Some instances of that tendency are uncontroversial. People agree that men are more reluctant to ask for help or consult a doctor. And women are less likely to organize themselves into groups with a clear accepted hierarchy—that is, to turn arms’ length respect into an organizational principle.

Are these isolated quirks, or part of something bigger? If the latter, and men really do care more about arms’ length respect, how can they be stopped from pursuing it and getting more of it than women? Or people prevented from expecting that result? And why think that the effort to force everyone—men and women alike—to act against natural inclinations that have always been basic to human life, with some evident benefits, would make life better for anyone?

The other definition, about distress and dissatisfaction, is plainly correct: feminists don’t like the treatment women receive. A masculine response might be “we’ve all got problems, but women complain more.” But that won’t do. If men have a stronger preference for establishing a functional order, and women feel more strongly about close personal relations, that will sometimes mean that men push women around and women swallow it.

A man might note that if women have longer lists of detailed requirements, men more concern with whatever works and keeps the peace, men are also going to get pushed around sometimes. But nagging seems a relatively minor form of abuse. Men might have other complaints they could make, but the basic point remains that relations between the sexes sometimes go wrong to the disadvantage of women.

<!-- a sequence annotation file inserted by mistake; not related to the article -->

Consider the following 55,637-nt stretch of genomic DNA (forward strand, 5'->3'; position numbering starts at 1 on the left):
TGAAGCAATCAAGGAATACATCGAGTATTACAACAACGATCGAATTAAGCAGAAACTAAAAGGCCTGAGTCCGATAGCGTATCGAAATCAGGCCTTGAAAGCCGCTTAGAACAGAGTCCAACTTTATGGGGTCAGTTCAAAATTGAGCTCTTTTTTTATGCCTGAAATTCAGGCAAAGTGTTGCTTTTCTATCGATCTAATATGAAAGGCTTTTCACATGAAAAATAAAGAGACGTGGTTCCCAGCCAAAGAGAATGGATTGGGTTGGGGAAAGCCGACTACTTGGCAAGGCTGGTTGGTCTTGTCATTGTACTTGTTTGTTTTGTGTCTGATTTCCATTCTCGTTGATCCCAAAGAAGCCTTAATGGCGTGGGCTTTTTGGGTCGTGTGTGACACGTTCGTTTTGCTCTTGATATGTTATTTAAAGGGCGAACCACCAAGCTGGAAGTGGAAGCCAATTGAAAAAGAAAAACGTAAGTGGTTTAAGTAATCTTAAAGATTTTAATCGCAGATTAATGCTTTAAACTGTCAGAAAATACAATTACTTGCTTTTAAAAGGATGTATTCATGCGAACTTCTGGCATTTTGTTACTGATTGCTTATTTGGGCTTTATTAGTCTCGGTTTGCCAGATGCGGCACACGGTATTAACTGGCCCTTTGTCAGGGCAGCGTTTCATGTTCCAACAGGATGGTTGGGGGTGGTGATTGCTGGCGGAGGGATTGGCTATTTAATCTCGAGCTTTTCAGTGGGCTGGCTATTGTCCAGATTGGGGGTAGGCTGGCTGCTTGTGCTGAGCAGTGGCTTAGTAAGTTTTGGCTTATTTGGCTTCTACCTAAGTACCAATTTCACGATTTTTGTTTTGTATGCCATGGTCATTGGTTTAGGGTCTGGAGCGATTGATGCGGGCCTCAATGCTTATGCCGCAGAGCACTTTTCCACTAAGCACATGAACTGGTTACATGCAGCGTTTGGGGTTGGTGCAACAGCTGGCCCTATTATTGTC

But how should we handle situations in which intrinsic human tendencies cause problems? Constant nagging about the way people are doesn’t help: we have to look at how human relations actually work. If women are the more vulnerable sex, which everyone seems to believe, then abolishing settled order in the relations between the sexes is going to hurt them. That is what we see all around us. So what’s needed is something stable that helps keep human conduct sane and functional in a more-or-less self-governing way.

The obvious answer with regard to the sexes is to turn their pairings into functional arrangements based on fundamental common goods, and govern them by social conventions that evolve in a decentralized way, so they reflect broad practical experience of life, and enforce standards that keep the pairings stable and functional. In other words, something very much like the traditional approach to marriage.